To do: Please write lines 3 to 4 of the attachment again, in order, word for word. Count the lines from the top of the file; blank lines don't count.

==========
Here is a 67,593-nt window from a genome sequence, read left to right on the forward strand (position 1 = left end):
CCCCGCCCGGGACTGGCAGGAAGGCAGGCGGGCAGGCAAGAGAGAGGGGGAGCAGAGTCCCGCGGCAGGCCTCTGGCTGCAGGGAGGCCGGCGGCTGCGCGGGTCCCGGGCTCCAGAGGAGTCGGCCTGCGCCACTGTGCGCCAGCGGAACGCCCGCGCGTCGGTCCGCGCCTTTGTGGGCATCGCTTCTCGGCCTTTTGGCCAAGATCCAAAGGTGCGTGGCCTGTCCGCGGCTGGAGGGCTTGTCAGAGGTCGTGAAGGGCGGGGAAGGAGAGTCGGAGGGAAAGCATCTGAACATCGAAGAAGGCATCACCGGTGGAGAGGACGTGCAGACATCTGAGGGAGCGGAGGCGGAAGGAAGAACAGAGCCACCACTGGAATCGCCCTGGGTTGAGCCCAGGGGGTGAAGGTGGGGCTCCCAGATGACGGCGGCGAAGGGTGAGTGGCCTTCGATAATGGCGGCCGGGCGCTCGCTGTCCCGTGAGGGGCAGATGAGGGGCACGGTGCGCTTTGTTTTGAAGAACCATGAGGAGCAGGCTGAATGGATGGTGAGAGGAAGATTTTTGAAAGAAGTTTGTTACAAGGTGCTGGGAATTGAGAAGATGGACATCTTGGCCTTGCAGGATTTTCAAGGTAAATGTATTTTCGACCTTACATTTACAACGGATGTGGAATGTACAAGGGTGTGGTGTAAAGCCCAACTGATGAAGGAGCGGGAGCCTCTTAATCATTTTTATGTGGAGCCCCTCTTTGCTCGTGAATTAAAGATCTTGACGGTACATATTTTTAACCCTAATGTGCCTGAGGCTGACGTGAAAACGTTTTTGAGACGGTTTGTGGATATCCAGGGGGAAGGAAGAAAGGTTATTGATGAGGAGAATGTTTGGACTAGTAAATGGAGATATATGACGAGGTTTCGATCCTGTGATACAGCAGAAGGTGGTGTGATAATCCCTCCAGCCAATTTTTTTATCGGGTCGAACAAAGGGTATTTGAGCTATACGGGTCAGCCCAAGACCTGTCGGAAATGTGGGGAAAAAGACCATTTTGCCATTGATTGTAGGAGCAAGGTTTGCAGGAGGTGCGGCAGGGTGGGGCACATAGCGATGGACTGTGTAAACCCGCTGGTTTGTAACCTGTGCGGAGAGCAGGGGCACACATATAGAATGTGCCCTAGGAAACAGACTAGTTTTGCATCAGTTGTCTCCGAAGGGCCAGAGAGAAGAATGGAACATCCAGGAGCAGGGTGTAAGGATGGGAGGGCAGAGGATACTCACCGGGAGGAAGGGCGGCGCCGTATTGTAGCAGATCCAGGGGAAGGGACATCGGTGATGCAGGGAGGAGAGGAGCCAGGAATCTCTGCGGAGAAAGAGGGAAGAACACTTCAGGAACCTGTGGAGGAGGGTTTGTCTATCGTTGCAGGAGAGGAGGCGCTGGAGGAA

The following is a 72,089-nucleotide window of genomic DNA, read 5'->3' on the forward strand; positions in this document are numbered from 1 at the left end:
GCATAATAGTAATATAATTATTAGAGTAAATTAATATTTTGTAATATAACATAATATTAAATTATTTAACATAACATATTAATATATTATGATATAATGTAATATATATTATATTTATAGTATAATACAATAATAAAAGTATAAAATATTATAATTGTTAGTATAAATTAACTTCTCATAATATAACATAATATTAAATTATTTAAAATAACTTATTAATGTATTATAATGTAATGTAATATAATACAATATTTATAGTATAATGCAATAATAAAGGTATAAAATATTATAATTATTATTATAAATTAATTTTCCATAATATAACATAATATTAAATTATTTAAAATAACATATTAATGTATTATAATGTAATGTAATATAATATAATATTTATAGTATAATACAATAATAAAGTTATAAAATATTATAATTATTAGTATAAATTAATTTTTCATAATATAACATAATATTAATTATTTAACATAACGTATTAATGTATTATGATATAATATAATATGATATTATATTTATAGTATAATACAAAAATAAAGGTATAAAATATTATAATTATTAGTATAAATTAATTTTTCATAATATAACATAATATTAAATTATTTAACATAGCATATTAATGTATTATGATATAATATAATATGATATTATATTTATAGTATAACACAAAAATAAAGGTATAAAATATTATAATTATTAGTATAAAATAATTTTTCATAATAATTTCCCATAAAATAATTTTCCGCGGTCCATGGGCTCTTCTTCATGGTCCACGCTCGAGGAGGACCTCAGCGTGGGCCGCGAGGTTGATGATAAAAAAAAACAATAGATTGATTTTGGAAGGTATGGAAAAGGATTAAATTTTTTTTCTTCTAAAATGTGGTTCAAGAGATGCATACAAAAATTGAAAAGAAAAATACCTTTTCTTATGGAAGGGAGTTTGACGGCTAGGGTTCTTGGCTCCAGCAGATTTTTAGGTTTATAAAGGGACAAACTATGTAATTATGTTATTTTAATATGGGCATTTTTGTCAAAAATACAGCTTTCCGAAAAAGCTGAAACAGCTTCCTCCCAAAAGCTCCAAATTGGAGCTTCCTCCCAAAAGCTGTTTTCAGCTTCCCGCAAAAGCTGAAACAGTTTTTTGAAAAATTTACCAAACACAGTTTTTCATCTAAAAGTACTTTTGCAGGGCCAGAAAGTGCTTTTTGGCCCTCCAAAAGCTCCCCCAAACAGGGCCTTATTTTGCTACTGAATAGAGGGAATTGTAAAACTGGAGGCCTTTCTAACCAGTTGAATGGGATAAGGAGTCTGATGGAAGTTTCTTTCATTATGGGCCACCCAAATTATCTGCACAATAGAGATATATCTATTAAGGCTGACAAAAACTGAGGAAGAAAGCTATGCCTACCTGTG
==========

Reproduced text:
The following is a 72,089-nucleotide window of genomic DNA, read 5'->3' on the forward strand; positions in this document are numbered from 1 at the left end:
GCATAATAGTAATATAATTATTAGAGTAAATTAATATTTTGTAATATAACATAATATTAAATTATTTAACATAACATATTAATATATTATGATATAATGTAATATATATTATATTTATAGTATAATACAATAATAAAAGTATAAAATATTATAATTGTTAGTATAAATTAACTTCTCATAATATAACATAATATTAAATTATTTAAAATAACTTATTAATGTATTATAATGTAATGTAATATAATACAATATTTATAGTATAATGCAATAATAAAGGTATAAAATATTATAATTATTATTATAAATTAATTTTCCATAATATAACATAATATTAAATTATTTAAAATAACATATTAATGTATTATAATGTAATGTAATATAATATAATATTTATAGTATAATACAATAATAAAGTTATAAAATATTATAATTATTAGTATAAATTAATTTTTCATAATATAACATAATATTAATTATTTAACATAACGTATTAATGTATTATGATATAATATAATATGATATTATATTTATAGTATAATACAAAAATAAAGGTATAAAATATTATAATTATTAGTATAAATTAATTTTTCATAATATAACATAATATTAAATTATTTAACATAGCATATTAATGTATTATGATATAATATAATATGATATTATATTTATAGTATAACACAAAAATAAAGGTATAAAATATTATAATTATTAGTATAAAATAATTTTTCATAATAATTTCCCATAAAATAATTTTCCGCGGTCCATGGGCTCTTCTTCATGGTCCACGCTCGAGGAGGACCTCAGCGTGGGCCGCGAGGTTGATGATAAAAAAAAACAATAGATTGATTTTGGAAGGTATGGAAAAGGATTAAATTTTTTTTCTTCTAAAATGTGGTTCAAGAGATGCATACAAAAATTGAAAAGAAAAATACCTTTTCTTATGGAAGGGAGTTTGACGGCTAGGGTTCTTGGCTCCAGCAGATTTTTAGGTTTATAAAGGGACAAACTATGTAATTATGTTATTTTAATATGGGCATTTTTGTCAAAAATACAGCTTTCCGAAAAAGCTGAAACAGCTTCCTCCCAAAAGCTCCAAATTGGAGCTTCCTCCCAAAAGCTGTTTTCAGCTTCCCGCAAAAGCTGAAACAGTTTTTTGAAAAATTTACCAAACACAGTTTTTCATCTAAAAGTACTTTTGCAGGGCCAGAAAGTGCTTTTTGGCCCTCCAAAAGCTCCCCCAAACAGGGCCTTATTTTGCTACTGAATAGAGGGAATTGTAAAACTGGAGGCCTTTCTAACCAGTTGAATGGGATAAGGAGTCTGATGGAAGTTTCTTTCATTATGGGCCACCCAAATTATCTGCACAATAGAGATATATCTATTAAGGCTGACAAAAACTGAGGAAGAAAGCTATGCCTACCTGTG